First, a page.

After Waiting 35 Years, I Finally Get to See Two-Tone Legends the Selecter but Trek to Portland to Do It, by Holly Homan

Thirty-five years ago I discovered ska music – in particular, Two-Tone ska music. The Selecter was one of those Two-Tone bands who were my first real introduction to ska music. As far as I know they never played Seattle – not since I’ve known of them. Really, they’ve barely set foot on US soil. Though they’re playing a show in Seattle (which I will go see), they are just a supporting act, so when I learned they were headlining their own show in Portland, OR, I was going to part the Red Sea to go see them. I hopped on an Amtrak and headed south.

The Selecter is fronted by the dynamic Pauline Black and the very energetic Arthur ‘Gaps” Hendrickson. They played the King Arthur Theater, the same theater I saw Ray Davies perform in five years ago. Though the 600-capacity theater was maybe half full, those in attendance appeared to be die-hard fans judging by their enthusiasm. When the band played their new song Frontline Pauline dedicated it to Heather Heyer, the young woman who was mowed down in Charlotte while protesting a white supremacist march. Meanwhile, Arthur read off several names of black men who were shot and killed by police before ending with, “who’s next?”

None of the members of the Selecter stood in one spot very long. Arthur strutted about the stage, kicked up his heels, and spun about practically non-stop as if he had joints everywhere on his body. He could move! Pauline, on the other hand, dripped with charm while Arthur dripped with sweat. Pauline often moved to the very edge of the stage to lean into the crowd. During one song she joined Winston on the drums, standing beside him and tapping a cymbal. When they performed their more famous songs, On My Radio and Too Much Pressure (which they infused a bit of Pressure Drop into) there wasn’t a still body in the theater.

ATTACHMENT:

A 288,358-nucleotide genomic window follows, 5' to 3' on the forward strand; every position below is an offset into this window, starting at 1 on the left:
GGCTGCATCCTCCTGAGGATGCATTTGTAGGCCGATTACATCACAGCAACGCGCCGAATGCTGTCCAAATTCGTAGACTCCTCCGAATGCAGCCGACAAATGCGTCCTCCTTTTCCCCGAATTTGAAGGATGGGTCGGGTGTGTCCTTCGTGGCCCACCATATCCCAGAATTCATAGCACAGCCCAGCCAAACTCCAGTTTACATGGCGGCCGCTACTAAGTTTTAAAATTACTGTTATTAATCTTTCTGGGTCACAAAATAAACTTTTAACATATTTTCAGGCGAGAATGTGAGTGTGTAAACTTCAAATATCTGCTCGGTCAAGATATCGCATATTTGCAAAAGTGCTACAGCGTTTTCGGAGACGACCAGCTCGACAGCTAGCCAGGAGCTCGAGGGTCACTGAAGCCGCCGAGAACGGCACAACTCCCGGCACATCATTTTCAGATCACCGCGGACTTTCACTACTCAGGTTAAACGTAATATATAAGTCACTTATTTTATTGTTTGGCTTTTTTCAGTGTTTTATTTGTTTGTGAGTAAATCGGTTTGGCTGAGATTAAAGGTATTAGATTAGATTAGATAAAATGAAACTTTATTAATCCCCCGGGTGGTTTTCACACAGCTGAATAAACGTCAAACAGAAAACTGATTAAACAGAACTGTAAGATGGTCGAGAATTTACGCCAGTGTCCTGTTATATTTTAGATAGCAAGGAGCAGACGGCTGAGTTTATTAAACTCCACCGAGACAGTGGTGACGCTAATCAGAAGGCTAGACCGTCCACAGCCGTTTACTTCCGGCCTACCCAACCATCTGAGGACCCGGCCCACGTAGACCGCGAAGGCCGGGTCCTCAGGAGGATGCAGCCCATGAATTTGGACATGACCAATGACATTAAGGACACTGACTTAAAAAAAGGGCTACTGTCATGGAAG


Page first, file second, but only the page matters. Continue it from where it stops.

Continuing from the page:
The horn section, Neil Pyzer-Skeete, tenor sax and Orlando LaRose, baritone sax were no slouches in putting on their own dance moves to keep things lively and neither was keyboard player Lee Horsley who bounced about without ever missing a note with his lightning speed fingers.

Will Crewdson played electric guitar and looking at him, he was probably not even alive yet when the Selecter was born in 1979. But he could play! He was a pro with the whammy bar and wore dark glasses almost the entire show giving him a bit of a sci-fi look. Bass player Luke Palmer and drummer Winston Marche kept things steady. The sound was so impeccable I could hear every single instrument.

By show’s end Arthur was so drenched in sweat he twisted his tie, ringing out a small puddle of sweat. He just never stopped moving. By the time the show was over it was hard to tell who had more fun, the band or the audience. I think it was a tie.

As for me, I was still pinching myself to make sure I wasn’t dreaming. For years I wished they would do a concert here. I got my wish and wasn’t disappointed. This concert was well worth the trek south and I’d do it again tomorrow if they want to repeat.

– Photos property of Holly Homan all rights reserved.

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